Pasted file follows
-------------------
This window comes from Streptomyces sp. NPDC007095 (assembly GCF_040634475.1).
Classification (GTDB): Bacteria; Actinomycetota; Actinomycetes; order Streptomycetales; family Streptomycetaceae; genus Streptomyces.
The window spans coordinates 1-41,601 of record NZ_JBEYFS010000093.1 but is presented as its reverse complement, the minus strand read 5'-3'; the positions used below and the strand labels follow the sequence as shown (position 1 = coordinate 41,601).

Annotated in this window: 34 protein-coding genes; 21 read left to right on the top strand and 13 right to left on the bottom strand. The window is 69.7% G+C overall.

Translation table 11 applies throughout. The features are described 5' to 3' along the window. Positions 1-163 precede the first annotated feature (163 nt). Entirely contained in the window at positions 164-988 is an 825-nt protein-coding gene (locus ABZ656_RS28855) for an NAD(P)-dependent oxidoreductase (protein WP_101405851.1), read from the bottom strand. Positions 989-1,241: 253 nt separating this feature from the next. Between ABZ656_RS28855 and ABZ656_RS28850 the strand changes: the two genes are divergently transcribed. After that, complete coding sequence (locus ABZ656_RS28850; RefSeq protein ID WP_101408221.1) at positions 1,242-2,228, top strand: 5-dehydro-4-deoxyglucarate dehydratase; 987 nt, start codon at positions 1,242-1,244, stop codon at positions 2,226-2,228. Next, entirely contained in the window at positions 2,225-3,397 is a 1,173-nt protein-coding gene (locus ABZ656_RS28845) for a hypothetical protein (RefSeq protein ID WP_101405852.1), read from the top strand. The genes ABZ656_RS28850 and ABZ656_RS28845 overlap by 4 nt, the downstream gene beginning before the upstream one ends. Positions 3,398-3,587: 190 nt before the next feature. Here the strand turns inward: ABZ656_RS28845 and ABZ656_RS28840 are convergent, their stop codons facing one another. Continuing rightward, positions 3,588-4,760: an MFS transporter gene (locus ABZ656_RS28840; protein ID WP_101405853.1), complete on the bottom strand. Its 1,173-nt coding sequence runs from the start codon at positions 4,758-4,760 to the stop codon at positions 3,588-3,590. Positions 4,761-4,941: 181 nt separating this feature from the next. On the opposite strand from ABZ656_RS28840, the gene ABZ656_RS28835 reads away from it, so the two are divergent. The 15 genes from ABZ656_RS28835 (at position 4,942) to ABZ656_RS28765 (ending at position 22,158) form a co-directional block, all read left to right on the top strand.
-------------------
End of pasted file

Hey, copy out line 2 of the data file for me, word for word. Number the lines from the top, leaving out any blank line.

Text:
Classification (GTDB): Bacteria; Actinomycetota; Actinomycetes; order Streptomycetales; family Streptomycetaceae; genus Streptomyces.